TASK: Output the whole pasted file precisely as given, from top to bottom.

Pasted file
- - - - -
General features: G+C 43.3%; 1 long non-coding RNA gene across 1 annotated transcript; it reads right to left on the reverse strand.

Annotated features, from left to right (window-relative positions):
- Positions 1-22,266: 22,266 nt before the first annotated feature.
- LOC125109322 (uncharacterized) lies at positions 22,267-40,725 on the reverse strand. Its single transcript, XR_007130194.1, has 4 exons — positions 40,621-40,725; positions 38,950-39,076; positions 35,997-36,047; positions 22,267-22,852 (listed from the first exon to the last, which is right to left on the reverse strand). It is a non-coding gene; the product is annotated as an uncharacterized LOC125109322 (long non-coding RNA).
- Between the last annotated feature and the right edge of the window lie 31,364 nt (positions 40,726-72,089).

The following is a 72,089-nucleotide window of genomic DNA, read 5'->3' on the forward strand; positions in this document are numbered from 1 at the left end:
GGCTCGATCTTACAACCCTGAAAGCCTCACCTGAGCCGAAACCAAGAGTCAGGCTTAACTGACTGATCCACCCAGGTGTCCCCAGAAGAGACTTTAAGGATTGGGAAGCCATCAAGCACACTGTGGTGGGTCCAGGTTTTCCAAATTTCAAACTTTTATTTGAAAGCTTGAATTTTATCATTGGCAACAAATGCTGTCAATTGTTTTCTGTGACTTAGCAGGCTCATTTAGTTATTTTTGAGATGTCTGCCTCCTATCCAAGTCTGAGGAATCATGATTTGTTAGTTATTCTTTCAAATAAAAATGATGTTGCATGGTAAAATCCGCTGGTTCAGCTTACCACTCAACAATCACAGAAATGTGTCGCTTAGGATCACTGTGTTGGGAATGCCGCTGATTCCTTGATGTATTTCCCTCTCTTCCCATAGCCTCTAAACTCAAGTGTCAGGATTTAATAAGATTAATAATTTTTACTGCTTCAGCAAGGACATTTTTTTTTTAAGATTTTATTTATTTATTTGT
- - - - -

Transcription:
General features: G+C 43.3%; 1 long non-coding RNA gene across 1 annotated transcript; it reads right to left on the reverse strand.

Annotated features, from left to right (window-relative positions):
- Positions 1-22,266: 22,266 nt before the first annotated feature.
- LOC125109322 (uncharacterized) lies at positions 22,267-40,725 on the reverse strand. Its single transcript, XR_007130194.1, has 4 exons — positions 40,621-40,725; positions 38,950-39,076; positions 35,997-36,047; positions 22,267-22,852 (listed from the first exon to the last, which is right to left on the reverse strand). It is a non-coding gene; the product is annotated as an uncharacterized LOC125109322 (long non-coding RNA).
- Between the last annotated feature and the right edge of the window lie 31,364 nt (positions 40,726-72,089).

The following is a 72,089-nucleotide window of genomic DNA, read 5'->3' on the forward strand; positions in this document are numbered from 1 at the left end:
GGCTCGATCTTACAACCCTGAAAGCCTCACCTGAGCCGAAACCAAGAGTCAGGCTTAACTGACTGATCCACCCAGGTGTCCCCAGAAGAGACTTTAAGGATTGGGAAGCCATCAAGCACACTGTGGTGGGTCCAGGTTTTCCAAATTTCAAACTTTTATTTGAAAGCTTGAATTTTATCATTGGCAACAAATGCTGTCAATTGTTTTCTGTGACTTAGCAGGCTCATTTAGTTATTTTTGAGATGTCTGCCTCCTATCCAAGTCTGAGGAATCATGATTTGTTAGTTATTCTTTCAAATAAAAATGATGTTGCATGGTAAAATCCGCTGGTTCAGCTTACCACTCAACAATCACAGAAATGTGTCGCTTAGGATCACTGTGTTGGGAATGCCGCTGATTCCTTGATGTATTTCCCTCTCTTCCCATAGCCTCTAAACTCAAGTGTCAGGATTTAATAAGATTAATAATTTTTACTGCTTCAGCAAGGACATTTTTTTTTTAAGATTTTATTTATTTATTTGT